campaigns simultaneously, as this would require a broad, multi-pronged strategy
involving determined efforts by the Kabul government, neighboring states and
The gap would have to be narrowed between development assistance programs and
anti-narcotics plans, whereby thousands of farmers presently cultivating opium
poppy or cannabis would not be risking their livelihoods by switching to, among
other things, wheat and cotton.
A recent UN report on Afghanistan attributes a sharp 19% decline in opium
production in 2008 to a combination of declining opium prices, a food crisis,
bad weather, as well as more effective government interdiction and eradication
Yet, the same report says that about 14 provinces in Afghanistan have no
eradication program at all and that last year, compared with the target goal of
eradicating 50,000 hectares of land from poppy production, only 5,480 hectares
were eradicated, partly as a result of a lack of funding and proper equipment.
In the southern province of Helmand alone, which is a Taliban stronghold and
where two-thirds of all the drug trade is located, the area under poppy
cultivation has tripled since 2006. The Taliban have reversed their pre-2001
antipathy to illicit drugs and now earn tens of millions of dollars by imposing
hefty surcharges on the drug traffic.
Another report, by a Kabul-based research group, blames the government's
failure to contain the menace of drug smuggling on "corrupt officials" who
"allow drug traffickers to continue to operate with impunity, while officials
attempting to address the drug problem are often subject to harassment, death
threats or violence". Drug-related corruption is widespread and some members of
the Afghan army have been arrested on drug charges.
This year promises to be just as bad, if not worse, in terms of the the drug
traffic, bringing with it a wide range of social ills, and in Iran in
particular. It is estimated that about 30% of the drugs funneling through Iran
are for the country's internal market. This is despite the same UN report cited
above stating categorically that "more opium is seized in Iran than any other
country in the world".
Tehran's government estimates that 2,500 tons of opium enter the country from
Afghanistan each year, 700 tons of which is destined for abuse in Iran, and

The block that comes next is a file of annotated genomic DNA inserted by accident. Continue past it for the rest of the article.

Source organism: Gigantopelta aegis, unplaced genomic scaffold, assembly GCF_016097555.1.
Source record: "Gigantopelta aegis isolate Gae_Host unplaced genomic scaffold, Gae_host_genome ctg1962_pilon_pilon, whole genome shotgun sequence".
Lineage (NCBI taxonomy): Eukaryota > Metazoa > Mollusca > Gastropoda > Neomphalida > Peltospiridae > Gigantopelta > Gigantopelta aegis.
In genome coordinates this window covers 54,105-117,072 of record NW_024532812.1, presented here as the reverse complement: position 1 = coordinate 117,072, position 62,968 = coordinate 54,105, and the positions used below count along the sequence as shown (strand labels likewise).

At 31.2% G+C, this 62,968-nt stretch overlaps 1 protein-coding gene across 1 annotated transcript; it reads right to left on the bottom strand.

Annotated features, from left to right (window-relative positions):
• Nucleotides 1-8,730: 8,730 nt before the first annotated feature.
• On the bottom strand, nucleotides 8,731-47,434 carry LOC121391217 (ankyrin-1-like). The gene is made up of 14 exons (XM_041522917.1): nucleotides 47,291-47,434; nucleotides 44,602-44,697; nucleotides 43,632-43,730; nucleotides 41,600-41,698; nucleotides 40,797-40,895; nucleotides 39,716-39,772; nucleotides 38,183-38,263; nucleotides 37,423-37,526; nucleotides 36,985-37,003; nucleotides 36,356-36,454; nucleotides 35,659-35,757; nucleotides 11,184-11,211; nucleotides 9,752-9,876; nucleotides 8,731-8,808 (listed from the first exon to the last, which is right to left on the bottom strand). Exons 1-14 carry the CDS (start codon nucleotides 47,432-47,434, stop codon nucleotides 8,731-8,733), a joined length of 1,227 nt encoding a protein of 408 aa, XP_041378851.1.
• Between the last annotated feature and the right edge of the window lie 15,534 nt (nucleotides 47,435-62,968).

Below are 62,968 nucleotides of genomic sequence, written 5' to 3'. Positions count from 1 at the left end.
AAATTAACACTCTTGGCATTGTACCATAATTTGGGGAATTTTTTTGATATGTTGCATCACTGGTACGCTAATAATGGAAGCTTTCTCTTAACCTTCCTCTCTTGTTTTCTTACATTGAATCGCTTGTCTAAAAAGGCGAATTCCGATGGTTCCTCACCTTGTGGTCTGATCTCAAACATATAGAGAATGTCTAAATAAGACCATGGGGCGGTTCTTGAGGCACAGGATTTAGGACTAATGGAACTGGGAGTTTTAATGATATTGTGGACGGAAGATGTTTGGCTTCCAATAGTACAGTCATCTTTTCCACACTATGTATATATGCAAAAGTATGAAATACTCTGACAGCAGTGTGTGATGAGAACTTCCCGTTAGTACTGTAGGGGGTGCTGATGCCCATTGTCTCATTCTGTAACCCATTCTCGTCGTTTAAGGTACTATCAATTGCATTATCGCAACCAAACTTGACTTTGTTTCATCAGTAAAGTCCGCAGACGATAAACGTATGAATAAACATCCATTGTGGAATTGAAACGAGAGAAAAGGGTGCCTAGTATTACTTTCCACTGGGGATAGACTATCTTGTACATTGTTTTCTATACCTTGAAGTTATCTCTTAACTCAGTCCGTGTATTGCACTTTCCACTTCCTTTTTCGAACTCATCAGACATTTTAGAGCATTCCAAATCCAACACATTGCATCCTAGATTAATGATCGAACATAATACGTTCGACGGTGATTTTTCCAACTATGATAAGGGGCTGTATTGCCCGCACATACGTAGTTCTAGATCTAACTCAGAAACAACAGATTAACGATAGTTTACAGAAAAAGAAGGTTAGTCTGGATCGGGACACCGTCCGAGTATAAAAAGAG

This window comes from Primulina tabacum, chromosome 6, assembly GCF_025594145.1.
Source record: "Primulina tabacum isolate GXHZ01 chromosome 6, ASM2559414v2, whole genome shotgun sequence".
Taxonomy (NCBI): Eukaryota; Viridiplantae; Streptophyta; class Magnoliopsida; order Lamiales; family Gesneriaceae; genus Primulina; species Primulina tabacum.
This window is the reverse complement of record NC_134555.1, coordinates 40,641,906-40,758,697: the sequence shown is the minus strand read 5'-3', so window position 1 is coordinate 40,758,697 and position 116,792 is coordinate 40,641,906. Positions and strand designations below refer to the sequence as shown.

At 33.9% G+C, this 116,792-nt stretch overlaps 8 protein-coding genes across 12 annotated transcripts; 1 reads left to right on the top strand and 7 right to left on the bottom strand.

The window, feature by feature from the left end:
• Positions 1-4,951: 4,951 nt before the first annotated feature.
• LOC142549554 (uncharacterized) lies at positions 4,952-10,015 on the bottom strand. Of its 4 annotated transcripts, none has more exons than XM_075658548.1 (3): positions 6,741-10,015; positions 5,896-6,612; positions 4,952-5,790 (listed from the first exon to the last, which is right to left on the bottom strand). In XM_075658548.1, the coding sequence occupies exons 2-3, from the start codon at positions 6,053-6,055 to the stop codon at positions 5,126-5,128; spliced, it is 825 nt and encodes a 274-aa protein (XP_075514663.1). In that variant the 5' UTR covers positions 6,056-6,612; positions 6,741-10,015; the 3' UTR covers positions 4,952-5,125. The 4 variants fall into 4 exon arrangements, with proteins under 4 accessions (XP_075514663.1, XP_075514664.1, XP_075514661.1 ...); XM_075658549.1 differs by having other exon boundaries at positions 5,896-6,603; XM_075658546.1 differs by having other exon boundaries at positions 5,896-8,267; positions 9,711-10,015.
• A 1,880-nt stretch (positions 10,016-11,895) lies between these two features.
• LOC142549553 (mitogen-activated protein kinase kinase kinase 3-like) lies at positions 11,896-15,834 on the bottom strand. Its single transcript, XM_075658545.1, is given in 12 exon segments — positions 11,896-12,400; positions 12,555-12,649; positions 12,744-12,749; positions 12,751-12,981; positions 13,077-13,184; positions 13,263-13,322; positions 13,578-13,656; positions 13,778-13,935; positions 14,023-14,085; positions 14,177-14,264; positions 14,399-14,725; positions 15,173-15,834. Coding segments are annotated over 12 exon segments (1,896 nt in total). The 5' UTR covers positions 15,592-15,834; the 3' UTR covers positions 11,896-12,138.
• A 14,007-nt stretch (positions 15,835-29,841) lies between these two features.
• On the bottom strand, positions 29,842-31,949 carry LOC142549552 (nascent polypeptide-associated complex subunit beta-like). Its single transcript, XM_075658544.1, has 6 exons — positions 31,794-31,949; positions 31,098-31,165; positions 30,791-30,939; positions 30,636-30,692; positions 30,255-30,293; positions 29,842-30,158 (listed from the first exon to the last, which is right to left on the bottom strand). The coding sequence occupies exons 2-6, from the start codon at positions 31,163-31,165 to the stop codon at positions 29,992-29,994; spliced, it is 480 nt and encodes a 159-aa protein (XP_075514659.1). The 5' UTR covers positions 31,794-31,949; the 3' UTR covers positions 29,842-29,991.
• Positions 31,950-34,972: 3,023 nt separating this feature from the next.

that on average the Iranian police seize 500 tons every year.
Iran's counter-narcotics efforts
As the US prepares to enter into a meaningful dialogue with Tehran over
Afghanistan issues, it is important for Washington policy-makers to understand
the wealth of efforts and energy that Iran has been putting in its
counter-narcotics campaign, unilaterally and otherwise.
Iran has tough anti-narcotics laws that have resulted in the internment of some
70,000 drug traffickers. Tehran has deployed several thousand troops to protect
the 1,600-kilometer porous borders with both Afghanistan and Pakistan, another
major entry point of drugs into Iran, and hundreds of drug-enforcement agents
die each year in battles with highly armed smugglers. Also, adding to the
exorbitant costs is the huge amount that Iran has allocated to tackle rampant
drug abuse afflicting the country's youth.
Iran has not received much of a helping hand from the world community in this
regard and the "big tent" conference is an opportunity for the Europeans in
particular to offer tangible assistance. This they could do in such areas as
Iran's drug-abuse program, by building better border posts and in placing
obstacles along the Afghan and Pakistan borders.
The European Union recently signed a memorandum of agreement with the ECO,
providing token assistance to the ECO's regional anti-drug efforts. This is a
venue US policy-makers could consider for making a major contribution, since
the absence of diplomatic relations between Tehran and Washington and the US
sanctions on Iran prevent a direct contribution to Iran on the anti-drug front.
Mindful of the close connection between Afghanistan's resurgent insurgency and
the substantial increase in the illicit drug trade, Iranian officials recently
took part in a trilateral initiative with Afghanistan and Pakistan. The three
countries upgraded intelligence-sharing and the exchange of information, and
vowed to counter the illicit trade in precursor chemicals. This is another area
in which a lot more substantive effort can be launched now that the US does not
subscribe to the Bush administration's efforts to keep Kabul at a safe distance
On the multilateral front, other than the ECO, Iran has participated in a
number of forums, including the Caspian Sea Initiative led by Turkmenistan that
aims at capacity building in regional anti-drug efforts, and the group that
comprises the Central Asian states plus Russia, the US and Iran.
The problem with the US's new Iran overture is, as always, one of consistency:
no sooner had Clinton made her invitation to Iran when the top American
commander in Afghanistan, General David McKiernan, repeated allegations of
Iran's support for the Taliban, a charge flatly denied by Tehran.
As a result, Iran is not altogether satisfied that Washington's invitation is
completely genuine and it has sent the message that "more positive signals" are
needed. Mckiernan's negative comments were certainly not helpful.
As the main victim of the Afghan drug trade that fuels the anti-Iran Taliban,
Iran is poised to enter into a productive dialogue with the US and its NATO
partners on how to tackle this problem. Simply micro-focusing on the multiple
dimensions of the narcotics trade is the right approach at the moment, for the
US, Iran and the embattled government in Kabul.
Kaveh L Afrasiabi, PhD, is the author of After Khomeini: New
Directions in Iran's Foreign Policy (Westview Press) . For his Wikipedia entry,
click here. His
Reading In Iran Foreign Policy After September 11 (BookSurge Publishing
, October 23, 2008) is now available.